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www.FloridaWeekly.com NAPLES FLORIDA WEEKLYC12 ARTS & ENTERTAINMENT WEEK OF SEPTEMBER 12-18, 2013 TheBeachedWhale.com 239-463-5505 1249 Estero Blvd. Voted Peoples Choice! Happy Hour 2-5pm Mon-Fri Schedule Online Lunch & Dinner 10pm Close Live Music Wed-Sun Yucatan Shrimp! Ft. Myers BEach :Sept 18th Book Signing Event!Meet The Author!Details Online12-2pm & 4-6pm FLORIDA WRITERSHeart, head and habits complicate an exotic, multi-cultural romance A Sahibs Daughter by Nina Harkness. Tollymore Publishing. 266 pages. Trade paperback $13.99, Kindle ebook $2.99.This gorgeous, exotic romance takes readers through almost half a century beginning in 1933, but its main focus is the 20 years of 19591979. These years focus on three generations of Indian and Anglo-Indian women Prava, Ramona and Samira ending soon after the birth of Samiras daughter. Written in an elegant, vivid prose style, the novel explores the relationships between adventurous men from England and Northern Ireland who leave their lower middle-class situations for opportunities on tea plantations in India and the women they meet there. Sahib is a respectful title for white Europeans of social status living in colonial India, roughly equivalent to sir or master, and it applies to the young Brits we meet who hold minor administrative positions on the vast, remote tea plantations that employ large numbers of native functionaries, field workers and household helpers. The pivotal year in the decades the novel embraces is 1947, when India becomes an independent nation and yet maintains patterns of its colonial heritage, including social and economic hierarchies based on class and race. How these play out in the lives of the principal characters is among the books most fascinating elements. Who is an appropriate mate for an Indian woman? Is marriage to a white planter a desired goal or a pairing doomed to grief? What is the status of racially blended individuals? How is it different in India from the UK? What are the chances for a comfortable entry or re-entry into English or Irish lifestyles for the family created in India? Where is home? The answers vary with the outlook and circumstances of the people themselves. In the end, they are individuals just as much as they are representative figures. The most complex set of circumstances has to do with Samira, who is courted by two men. First comes Ravi, the exceedingly handsome and dashing Indian man for whom she feels enormous passion. But Ravis attentions to her are inconsistent, and his periods of inattention are not sufficiently explained. We eventually find out that his parents are not at all pleased with mixed-race Samira as a proper wife for their son, and they are putting enormous pressures on him to accept an arranged marriage. Next comes widower Justin, a tea planter whose first wife, the Irishwoman Lorraine, died in an accident. Despondent Justin is roused from his numbed life by the much younger Samira, who likes him in most ways, but without deep passion. Tired of waiting for Ravi, and eventually hearing him admit that he is bending to his parents will, Samira accepts Justins proposal on the rebound. When he takes her to meet his family and plan a wedding in Northern Ireland, matters become extremely complicated, especially as Samira seems helpless in a world without servants. In addition, she is surprised to discover that she is pregnant. The authors handling of setting is one of this novels great strengths. Whether describing the home of a plantation manager, the social club that is at the center of community life, the modest clusters of commercial enterprises, the larger towns and cities or the back-home Irish neighborhoods, Ms. Harkness is a marvelous stage-setter. All the notes a film director would need for location shooting, set design and even costume design are lavishly available in A Sahibs Daughter. As the main characters move back and forth between England or Northern Island and India, we see the degrees of dislocation that the shifting environments and cultures bring to each of them. Identity is often compromised and confused. Step into this colorful novel and enjoy the sights, tastes and smells of the Dooars region, Assam, Darjeeling and Dehli; savor the delicious romances; feel the tensions of cultural conflict and change. For more information about Naples resident Nina Harkness and her book, visit www.ninaharkness.com. Phil Jason, Ph.D., United States Naval Academy professor emeritus of English, is a poet, critic and freelance writer with 20 books to his credit, including several studies of war literature and a creative writing text. philJASONpkjason@comcast.net Nina Harkness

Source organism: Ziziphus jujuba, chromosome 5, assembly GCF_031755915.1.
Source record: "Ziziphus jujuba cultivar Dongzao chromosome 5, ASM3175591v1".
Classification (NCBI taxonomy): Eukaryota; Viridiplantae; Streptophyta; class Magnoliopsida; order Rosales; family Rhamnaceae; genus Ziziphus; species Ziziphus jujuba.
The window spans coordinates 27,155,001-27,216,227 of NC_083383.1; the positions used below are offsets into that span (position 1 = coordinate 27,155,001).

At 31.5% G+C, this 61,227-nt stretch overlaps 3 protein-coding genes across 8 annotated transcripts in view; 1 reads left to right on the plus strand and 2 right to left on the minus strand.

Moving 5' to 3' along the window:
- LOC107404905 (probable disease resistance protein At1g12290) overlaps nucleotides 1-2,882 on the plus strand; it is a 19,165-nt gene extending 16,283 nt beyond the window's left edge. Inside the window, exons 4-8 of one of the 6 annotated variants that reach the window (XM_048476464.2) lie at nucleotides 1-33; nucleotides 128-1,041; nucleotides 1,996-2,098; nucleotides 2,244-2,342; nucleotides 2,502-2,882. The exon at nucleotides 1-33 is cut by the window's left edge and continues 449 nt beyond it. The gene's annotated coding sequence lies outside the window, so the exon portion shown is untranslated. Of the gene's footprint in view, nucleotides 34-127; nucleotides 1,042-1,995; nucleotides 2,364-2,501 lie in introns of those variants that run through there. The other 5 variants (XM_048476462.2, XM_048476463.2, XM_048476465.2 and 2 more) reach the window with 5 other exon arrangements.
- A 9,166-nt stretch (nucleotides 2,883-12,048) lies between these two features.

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www.FloridaWeekly.com NAPLES FLORIDA WEEKLYC14 ARTS & ENTERTAINMENT WEEK OF SEPTEMBER 12-18, 2013 Located at The Mercato of Napleswww t t hewi n n e l o ft o o f nap l l es c o o o o m m E E v e r r y T u u u e s s d d d d d a a a a a a y y y y y 6 p p m m M M i d d n n i i g g g h h h h h h t t t t 1 / / 2 P r r r i c c c e e e e e a a l l W W i i n e e e s s s u p p t o o $ 1 1 0 0 0 0 0 0 0 2 2 5 % % O O O f f f f f f a a l l W W i i n e e e s s s o o v v e r r $ 1 1 0 0 0 0 0 0 $ 5 5 0 0 0 0 C h h e e s s e P P l a a a a t t t t t t e e e $4 f f ea tu u re w w in es s b y t th h h e e e g g gl l a a a as s s $4 f f ea tu u re m m m a ar t ti n n ni i i i s s $4 f la la tb r re e ad s E E v e e r y y S u u u n d d d d a a a a a a y y y y y 4 p p m C l l l o s s e e e e e L a a d i e e s N N N i g g h h h t t t t t T h h u r r s d a a y 6 6 p p m m 1 1 1 0 0 0 p p p m m m m L L I V E E E E E N T T E R T T A I N N N M M E E E N N N N N T T T By y th he F F Fl u u ut t t t te e e $ $ 1 1 0 0 0 0 B By t the e B Bo o t tt t t l l l l e e e $ $ 6 6 6 6 0 0 0 0 WRITING CHALLENGEGolf photo inspires tale of murderous intrigueRound two of our Writing Challenge continues this week with The Eliminator by Larry Wolf, a story that takes our golf course image in a completely unexpected direction. We want you to share your story with us as well. Using the photo from the golf course seen here as a starting point for your creative process, wed like you to come up with a narrative work of fiction of 1,500 words or less. There is no minimum length. No poems, please. Previous entrants are welcome to submit again. Florida Weekly will accept your original stories in Word format or pasted into the body of an e-mail until Saturday, Sept. 14. E-mail them to writing@ floridaweekly.com and we will print some of the best submissions. No snail mail copies will be accepted. Be sure to include your name, address and contact information with your submission. Feel free to include a headshot of yourself. The earlier we receive your submission, the better your shot at being printed. Well continue with various heats of the competition in the coming months. Two winners selected by our editorial staff will win a ticket each to the eighth annual Sanibel Island Writers Conference in November. Thanks for writing and good luck. The Eliminator BY LARRY WOLFPort CharlotteJoe lined up his putt as he always had, imagining the crosshairs of a scope over his eyes and zoning in on his target. He was playing with his regular Thursday foursome: Dr. Randy Wissinger, a chiropractor who insisted on being called Doctor because ever since he first hung his shingle and treated his first patient he heard how chiropractors werent real doctors; Gene Gaffney, a former Florida State baseball player who never made the big leagues but was a successful medical equipment sales rep; Dan Flack who owned several strip plazas in the area; and of course, there was Joe Irwin, or at least that was the name he was known as. Everyone knew Joe as an independent safety consultant specializing in nuclear power plants. Not even close. As Joe bent over the ball, he remembered what Andrew Guolfo, the assistant pro at the club had instructed him to do: Determine your distance and stroke then focus on the ball and do not take your eye off the ball until after your putt er has made contact. Andrews practice sessions are what allowed Joe to become one of the top three putting members at the club. Focusing was not difficult for Joe; he had plenty of opportunities to focus during his former career as a Marine sniper. Joe sank the 18-foot putt and made it look easy. After his round Joe returned to his villa on the 13th green. It was a classy unit with interior furnishings worth twice the value of the villa itself. Not uncommon for individuals in Joes real line of work. Joe checked his e-mail and found an assignment waiting. He would not know the actual details of the job until tomorrow when he arrived at the usual place, but there was a first class e-ticket, a car and hotel reservations booked in his name. He would arrive at LaGuardia at 11 p.m. tonight and Join us for a 5-course meal in the kitchen at the Waldorf Astoria Naples. OCTOBER 18, NOVEMBER 8, DECEMBER 2. Each course will be uniquely paired with wines or beers. { $125 per person } For reservations, please call 239.594.6058 475 SEAGATE DRIVE, NAPLES, FL 34103 WALDORFASTORIANAPLES.COM CHEFS TABLE DINNERSINDULGE TO THEFULLEST THIS FALL